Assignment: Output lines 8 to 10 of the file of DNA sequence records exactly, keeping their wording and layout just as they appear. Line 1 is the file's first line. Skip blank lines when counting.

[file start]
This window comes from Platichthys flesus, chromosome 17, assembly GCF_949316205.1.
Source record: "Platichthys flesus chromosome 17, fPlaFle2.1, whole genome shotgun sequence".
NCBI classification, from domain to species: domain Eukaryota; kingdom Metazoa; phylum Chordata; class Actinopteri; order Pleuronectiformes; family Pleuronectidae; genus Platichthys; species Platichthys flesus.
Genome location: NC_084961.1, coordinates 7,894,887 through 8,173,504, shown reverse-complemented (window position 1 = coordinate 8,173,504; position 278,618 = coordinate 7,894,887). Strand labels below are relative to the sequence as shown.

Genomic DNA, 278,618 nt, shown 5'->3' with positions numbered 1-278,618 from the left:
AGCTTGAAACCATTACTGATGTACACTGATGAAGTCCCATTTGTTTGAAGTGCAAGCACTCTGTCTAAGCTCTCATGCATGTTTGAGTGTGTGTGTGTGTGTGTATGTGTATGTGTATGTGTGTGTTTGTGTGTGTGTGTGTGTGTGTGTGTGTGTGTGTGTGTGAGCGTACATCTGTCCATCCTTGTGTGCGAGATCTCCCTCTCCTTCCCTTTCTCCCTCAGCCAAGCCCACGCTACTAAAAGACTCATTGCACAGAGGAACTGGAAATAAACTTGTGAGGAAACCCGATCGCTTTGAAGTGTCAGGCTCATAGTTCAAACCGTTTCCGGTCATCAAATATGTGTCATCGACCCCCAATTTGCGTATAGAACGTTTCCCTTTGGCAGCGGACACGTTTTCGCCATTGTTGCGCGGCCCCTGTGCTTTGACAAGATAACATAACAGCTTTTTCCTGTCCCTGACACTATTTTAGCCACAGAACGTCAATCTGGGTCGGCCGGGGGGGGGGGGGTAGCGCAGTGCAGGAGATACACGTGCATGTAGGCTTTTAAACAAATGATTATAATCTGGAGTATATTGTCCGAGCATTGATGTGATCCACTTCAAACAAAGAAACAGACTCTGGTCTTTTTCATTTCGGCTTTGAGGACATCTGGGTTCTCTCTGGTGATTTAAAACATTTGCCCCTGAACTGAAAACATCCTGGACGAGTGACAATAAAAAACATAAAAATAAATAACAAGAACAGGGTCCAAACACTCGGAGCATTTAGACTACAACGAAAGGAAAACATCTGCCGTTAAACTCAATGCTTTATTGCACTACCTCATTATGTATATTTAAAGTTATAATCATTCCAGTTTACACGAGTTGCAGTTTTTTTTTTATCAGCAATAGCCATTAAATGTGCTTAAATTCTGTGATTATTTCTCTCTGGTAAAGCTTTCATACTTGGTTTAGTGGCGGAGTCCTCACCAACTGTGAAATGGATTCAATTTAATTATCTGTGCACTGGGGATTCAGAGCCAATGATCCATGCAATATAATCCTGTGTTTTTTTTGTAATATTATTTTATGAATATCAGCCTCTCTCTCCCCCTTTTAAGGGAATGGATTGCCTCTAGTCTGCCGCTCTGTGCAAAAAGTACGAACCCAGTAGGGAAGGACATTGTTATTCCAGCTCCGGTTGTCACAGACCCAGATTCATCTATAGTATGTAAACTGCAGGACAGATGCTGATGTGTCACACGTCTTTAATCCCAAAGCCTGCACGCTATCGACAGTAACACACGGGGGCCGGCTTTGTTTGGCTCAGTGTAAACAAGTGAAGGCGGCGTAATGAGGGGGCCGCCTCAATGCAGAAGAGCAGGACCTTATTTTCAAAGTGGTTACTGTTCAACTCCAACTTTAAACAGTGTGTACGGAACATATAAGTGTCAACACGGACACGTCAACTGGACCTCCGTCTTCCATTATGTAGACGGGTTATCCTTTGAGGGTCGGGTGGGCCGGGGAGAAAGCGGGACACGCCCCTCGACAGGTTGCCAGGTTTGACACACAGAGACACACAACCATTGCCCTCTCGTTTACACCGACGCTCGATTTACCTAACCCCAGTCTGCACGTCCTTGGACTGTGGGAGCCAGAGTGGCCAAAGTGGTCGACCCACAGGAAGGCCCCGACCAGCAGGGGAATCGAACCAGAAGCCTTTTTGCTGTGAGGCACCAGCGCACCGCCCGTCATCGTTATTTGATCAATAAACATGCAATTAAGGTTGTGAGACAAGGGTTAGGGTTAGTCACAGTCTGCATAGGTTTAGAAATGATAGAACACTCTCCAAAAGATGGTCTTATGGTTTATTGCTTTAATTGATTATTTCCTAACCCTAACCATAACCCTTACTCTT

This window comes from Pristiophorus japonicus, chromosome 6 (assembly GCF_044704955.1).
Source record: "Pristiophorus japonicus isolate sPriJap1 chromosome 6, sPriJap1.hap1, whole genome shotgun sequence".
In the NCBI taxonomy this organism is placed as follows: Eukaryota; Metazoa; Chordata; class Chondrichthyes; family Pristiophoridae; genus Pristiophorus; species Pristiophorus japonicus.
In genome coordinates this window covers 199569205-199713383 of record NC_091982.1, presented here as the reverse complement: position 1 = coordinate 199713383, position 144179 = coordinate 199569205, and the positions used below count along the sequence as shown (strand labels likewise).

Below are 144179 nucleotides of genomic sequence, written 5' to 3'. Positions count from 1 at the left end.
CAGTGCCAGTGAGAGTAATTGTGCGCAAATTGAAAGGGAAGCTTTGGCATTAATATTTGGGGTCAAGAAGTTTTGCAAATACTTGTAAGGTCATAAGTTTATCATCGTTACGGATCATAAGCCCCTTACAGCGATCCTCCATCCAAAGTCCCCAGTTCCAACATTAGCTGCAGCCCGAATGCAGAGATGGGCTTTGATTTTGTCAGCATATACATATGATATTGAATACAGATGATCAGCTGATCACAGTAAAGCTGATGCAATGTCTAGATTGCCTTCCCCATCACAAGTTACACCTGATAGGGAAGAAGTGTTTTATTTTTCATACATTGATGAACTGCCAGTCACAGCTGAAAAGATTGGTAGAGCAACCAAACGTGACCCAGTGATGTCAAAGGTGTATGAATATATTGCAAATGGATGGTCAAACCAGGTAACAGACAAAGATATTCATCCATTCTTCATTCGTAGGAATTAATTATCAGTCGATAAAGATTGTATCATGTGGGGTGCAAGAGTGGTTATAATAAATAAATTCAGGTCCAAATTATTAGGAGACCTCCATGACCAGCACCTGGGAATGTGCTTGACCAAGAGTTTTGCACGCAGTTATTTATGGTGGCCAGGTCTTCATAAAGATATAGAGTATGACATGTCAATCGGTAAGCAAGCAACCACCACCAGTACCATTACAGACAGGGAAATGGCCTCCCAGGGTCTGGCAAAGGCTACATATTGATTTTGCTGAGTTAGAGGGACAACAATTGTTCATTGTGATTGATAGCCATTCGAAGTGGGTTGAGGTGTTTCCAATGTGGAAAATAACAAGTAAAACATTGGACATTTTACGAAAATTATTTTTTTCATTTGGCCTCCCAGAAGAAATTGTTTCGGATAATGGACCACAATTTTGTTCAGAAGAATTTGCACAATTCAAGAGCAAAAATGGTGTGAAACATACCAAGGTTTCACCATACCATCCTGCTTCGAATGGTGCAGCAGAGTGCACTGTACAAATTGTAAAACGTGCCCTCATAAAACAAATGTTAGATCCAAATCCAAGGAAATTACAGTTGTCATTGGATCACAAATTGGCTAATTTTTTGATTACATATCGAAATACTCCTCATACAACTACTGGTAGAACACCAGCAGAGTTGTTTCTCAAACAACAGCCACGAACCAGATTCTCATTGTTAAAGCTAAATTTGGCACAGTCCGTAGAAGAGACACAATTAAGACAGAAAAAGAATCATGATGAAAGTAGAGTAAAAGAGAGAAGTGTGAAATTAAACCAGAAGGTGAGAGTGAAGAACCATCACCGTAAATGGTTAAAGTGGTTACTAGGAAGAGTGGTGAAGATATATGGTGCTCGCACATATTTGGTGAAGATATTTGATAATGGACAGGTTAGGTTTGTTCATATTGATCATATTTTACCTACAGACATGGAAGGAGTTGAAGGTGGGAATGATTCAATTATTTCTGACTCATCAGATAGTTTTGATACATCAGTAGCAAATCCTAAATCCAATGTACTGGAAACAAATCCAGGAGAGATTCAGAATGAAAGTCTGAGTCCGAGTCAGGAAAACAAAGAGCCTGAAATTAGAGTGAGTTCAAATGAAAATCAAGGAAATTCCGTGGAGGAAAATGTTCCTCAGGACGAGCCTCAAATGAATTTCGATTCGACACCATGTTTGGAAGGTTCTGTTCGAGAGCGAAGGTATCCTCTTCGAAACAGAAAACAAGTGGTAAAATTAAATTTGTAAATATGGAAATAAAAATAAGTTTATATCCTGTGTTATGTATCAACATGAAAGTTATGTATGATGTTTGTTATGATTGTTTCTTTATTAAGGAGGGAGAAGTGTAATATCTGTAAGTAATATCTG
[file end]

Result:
Source record: "Pristiophorus japonicus isolate sPriJap1 chromosome 6, sPriJap1.hap1, whole genome shotgun sequence".
In the NCBI taxonomy this organism is placed as follows: Eukaryota; Metazoa; Chordata; class Chondrichthyes; family Pristiophoridae; genus Pristiophorus; species Pristiophorus japonicus.
In genome coordinates this window covers 199569205-199713383 of record NC_091982.1, presented here as the reverse complement: position 1 = coordinate 199713383, position 144179 = coordinate 199569205, and the positions used below count along the sequence as shown (strand labels likewise).